Take Grupo Posadas, a large hotel group in Mexico. It has five data centers supporting more than 17,000 guest rooms in over 100 hotels and other lines of business. It runs three of those data centers itself and two others through outsourcing partners.
Posadas CIO Leopoldo Toro Bala said his company plans to sharply reduce its data centers, and will rely on Savvis for cloud-based infrastructure services. Savvis will also provide managed database services.
The move will enable Posadas' IT group to free itself from running infrastructure and focus on developing mobile, social networking and other tools to help the business grow, said Toro Bala.
"Our IT strategy is aligned to our growth, and our growth means that we need to be flexible and agile," he said.
The U.S. is the leader in cloud computing technology, and U.S cloud-based service providers draw customers globally. Some countries have responded with laws to protect domestic providers using FUD (fear, uncertainty and doubt) campaigns over privacy issues to counter U.S. IT companies, said Daniel Castro, an analyst at the Information Technology and Innovation Foundation.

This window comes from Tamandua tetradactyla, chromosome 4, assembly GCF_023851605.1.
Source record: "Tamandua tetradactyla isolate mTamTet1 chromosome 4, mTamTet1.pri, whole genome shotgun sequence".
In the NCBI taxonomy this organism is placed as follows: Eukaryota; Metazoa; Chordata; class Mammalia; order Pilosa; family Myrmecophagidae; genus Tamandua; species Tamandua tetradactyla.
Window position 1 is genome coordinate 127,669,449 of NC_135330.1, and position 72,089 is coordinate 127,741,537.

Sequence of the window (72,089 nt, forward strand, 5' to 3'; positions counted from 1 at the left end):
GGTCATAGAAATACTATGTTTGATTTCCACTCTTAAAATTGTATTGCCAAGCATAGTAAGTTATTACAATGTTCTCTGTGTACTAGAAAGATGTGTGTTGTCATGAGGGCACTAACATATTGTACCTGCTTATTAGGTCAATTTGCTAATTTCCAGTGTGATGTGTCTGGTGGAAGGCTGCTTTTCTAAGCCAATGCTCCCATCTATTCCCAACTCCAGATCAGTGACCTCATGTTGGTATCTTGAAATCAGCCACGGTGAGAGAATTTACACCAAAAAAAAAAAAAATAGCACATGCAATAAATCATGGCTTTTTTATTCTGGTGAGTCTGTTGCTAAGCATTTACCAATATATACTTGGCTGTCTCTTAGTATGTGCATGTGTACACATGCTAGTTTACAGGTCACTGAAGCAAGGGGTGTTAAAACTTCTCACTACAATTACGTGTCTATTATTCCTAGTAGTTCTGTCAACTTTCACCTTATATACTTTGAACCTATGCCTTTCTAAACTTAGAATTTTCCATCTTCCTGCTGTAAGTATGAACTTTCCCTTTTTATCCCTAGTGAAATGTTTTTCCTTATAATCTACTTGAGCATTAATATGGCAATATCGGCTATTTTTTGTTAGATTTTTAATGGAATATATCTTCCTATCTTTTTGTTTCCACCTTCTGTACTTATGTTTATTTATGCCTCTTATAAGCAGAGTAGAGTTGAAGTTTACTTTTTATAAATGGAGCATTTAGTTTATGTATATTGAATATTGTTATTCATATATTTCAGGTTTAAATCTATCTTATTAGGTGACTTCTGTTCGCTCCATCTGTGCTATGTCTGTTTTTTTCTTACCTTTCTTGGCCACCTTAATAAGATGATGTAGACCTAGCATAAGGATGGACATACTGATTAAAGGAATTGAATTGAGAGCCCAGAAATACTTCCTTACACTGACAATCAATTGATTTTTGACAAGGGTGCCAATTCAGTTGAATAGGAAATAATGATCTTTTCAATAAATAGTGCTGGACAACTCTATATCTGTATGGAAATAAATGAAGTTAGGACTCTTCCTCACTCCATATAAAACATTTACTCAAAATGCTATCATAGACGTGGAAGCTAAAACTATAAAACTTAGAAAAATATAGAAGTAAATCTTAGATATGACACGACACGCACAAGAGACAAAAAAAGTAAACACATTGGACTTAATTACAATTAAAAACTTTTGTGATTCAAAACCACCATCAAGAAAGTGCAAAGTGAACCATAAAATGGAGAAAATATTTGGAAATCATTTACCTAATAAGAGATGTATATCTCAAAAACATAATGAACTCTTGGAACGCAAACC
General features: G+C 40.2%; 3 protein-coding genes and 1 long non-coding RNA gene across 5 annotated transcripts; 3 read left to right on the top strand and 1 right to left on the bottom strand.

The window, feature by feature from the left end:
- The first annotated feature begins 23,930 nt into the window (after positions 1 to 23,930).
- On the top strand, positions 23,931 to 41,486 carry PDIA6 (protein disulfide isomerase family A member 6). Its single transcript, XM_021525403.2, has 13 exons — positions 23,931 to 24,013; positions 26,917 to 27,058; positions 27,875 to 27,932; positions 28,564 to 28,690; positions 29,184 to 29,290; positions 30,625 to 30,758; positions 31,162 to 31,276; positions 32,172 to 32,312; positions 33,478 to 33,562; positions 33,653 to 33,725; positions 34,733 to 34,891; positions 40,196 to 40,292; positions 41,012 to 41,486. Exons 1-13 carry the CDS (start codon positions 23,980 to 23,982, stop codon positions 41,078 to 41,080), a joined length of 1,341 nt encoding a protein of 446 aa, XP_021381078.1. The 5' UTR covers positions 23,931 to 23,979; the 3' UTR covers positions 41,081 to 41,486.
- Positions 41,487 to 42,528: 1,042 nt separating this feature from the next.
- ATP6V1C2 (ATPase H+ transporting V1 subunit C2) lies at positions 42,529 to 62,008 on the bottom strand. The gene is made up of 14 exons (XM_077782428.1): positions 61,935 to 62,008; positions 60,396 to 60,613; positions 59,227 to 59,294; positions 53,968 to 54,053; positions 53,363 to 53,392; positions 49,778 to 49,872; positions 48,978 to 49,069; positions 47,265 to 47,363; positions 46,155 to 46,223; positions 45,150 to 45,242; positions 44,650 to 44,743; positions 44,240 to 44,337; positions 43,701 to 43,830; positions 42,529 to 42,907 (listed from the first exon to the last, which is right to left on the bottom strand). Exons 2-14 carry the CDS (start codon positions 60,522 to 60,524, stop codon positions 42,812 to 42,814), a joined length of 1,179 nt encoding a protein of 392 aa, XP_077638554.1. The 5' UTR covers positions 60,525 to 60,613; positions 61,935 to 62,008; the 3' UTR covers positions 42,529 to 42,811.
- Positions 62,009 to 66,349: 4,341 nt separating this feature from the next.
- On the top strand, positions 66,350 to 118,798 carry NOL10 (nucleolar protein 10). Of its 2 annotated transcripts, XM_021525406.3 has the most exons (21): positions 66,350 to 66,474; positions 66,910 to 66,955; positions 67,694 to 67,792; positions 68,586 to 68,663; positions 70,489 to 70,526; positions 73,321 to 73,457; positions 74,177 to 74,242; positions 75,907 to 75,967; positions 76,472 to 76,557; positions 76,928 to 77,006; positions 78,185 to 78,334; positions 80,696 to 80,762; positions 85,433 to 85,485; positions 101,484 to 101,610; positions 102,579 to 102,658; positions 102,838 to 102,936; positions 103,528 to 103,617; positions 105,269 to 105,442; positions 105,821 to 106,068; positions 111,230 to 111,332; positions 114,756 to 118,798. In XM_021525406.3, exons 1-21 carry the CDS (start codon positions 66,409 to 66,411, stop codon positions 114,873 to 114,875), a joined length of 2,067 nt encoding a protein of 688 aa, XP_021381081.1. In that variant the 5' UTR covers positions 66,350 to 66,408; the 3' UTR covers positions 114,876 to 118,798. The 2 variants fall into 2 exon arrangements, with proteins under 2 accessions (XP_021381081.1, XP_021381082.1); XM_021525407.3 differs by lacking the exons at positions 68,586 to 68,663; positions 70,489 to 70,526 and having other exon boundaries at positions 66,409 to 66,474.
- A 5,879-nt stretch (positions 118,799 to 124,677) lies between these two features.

The international pushback is a major threat to U.S. cloud providers, Castro said. "The potential market for cloud computing is very large, and the U.S. right now is the country that stands to gain the most from it," said Castro. A U.S. House subcommittee on Intellectual Property, Competition and the Internet held a hearing last week to look at the competitive threats to the cloud computing industry.